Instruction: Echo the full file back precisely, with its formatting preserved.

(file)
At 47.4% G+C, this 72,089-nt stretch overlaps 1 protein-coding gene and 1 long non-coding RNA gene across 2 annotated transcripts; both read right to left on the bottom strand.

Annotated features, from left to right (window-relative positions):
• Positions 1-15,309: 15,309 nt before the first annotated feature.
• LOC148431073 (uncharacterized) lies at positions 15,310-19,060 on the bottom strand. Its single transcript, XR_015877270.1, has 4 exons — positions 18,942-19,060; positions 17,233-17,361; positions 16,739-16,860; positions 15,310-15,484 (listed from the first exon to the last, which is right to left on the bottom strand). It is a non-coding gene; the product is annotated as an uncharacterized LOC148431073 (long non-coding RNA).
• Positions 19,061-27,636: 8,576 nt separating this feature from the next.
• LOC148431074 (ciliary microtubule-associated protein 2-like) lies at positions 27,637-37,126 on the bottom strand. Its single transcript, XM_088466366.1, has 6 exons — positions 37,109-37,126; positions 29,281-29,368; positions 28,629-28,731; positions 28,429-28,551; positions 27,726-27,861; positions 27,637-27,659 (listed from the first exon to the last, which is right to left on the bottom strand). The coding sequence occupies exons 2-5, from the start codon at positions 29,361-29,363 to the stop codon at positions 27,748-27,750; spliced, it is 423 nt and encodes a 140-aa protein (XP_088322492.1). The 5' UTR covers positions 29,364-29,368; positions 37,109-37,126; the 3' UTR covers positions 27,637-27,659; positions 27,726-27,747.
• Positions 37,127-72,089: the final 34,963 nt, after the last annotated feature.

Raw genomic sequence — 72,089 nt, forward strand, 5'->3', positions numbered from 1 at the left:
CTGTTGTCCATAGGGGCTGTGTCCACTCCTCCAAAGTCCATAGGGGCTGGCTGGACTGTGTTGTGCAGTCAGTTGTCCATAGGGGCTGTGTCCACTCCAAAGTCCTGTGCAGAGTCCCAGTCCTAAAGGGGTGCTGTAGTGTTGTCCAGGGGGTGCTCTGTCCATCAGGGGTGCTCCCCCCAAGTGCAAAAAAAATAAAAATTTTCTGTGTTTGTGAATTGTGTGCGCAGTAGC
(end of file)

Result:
At 47.4% G+C, this 72,089-nt stretch overlaps 1 protein-coding gene and 1 long non-coding RNA gene across 2 annotated transcripts; both read right to left on the bottom strand.

Annotated features, from left to right (window-relative positions):
• Positions 1-15,309: 15,309 nt before the first annotated feature.
• LOC148431073 (uncharacterized) lies at positions 15,310-19,060 on the bottom strand. Its single transcript, XR_015877270.1, has 4 exons — positions 18,942-19,060; positions 17,233-17,361; positions 16,739-16,860; positions 15,310-15,484 (listed from the first exon to the last, which is right to left on the bottom strand). It is a non-coding gene; the product is annotated as an uncharacterized LOC148431073 (long non-coding RNA).
• Positions 19,061-27,636: 8,576 nt separating this feature from the next.
• LOC148431074 (ciliary microtubule-associated protein 2-like) lies at positions 27,637-37,126 on the bottom strand. Its single transcript, XM_088466366.1, has 6 exons — positions 37,109-37,126; positions 29,281-29,368; positions 28,629-28,731; positions 28,429-28,551; positions 27,726-27,861; positions 27,637-27,659 (listed from the first exon to the last, which is right to left on the bottom strand). The coding sequence occupies exons 2-5, from the start codon at positions 29,361-29,363 to the stop codon at positions 27,748-27,750; spliced, it is 423 nt and encodes a 140-aa protein (XP_088322492.1). The 5' UTR covers positions 29,364-29,368; positions 37,109-37,126; the 3' UTR covers positions 27,637-27,659; positions 27,726-27,747.
• Positions 37,127-72,089: the final 34,963 nt, after the last annotated feature.

Raw genomic sequence — 72,089 nt, forward strand, 5'->3', positions numbered from 1 at the left:
CTGTTGTCCATAGGGGCTGTGTCCACTCCTCCAAAGTCCATAGGGGCTGGCTGGACTGTGTTGTGCAGTCAGTTGTCCATAGGGGCTGTGTCCACTCCAAAGTCCTGTGCAGAGTCCCAGTCCTAAAGGGGTGCTGTAGTGTTGTCCAGGGGGTGCTCTGTCCATCAGGGGTGCTCCCCCCAAGTGCAAAAAAAATAAAAATTTTCTGTGTTTGTGAATTGTGTGCGCAGTAGC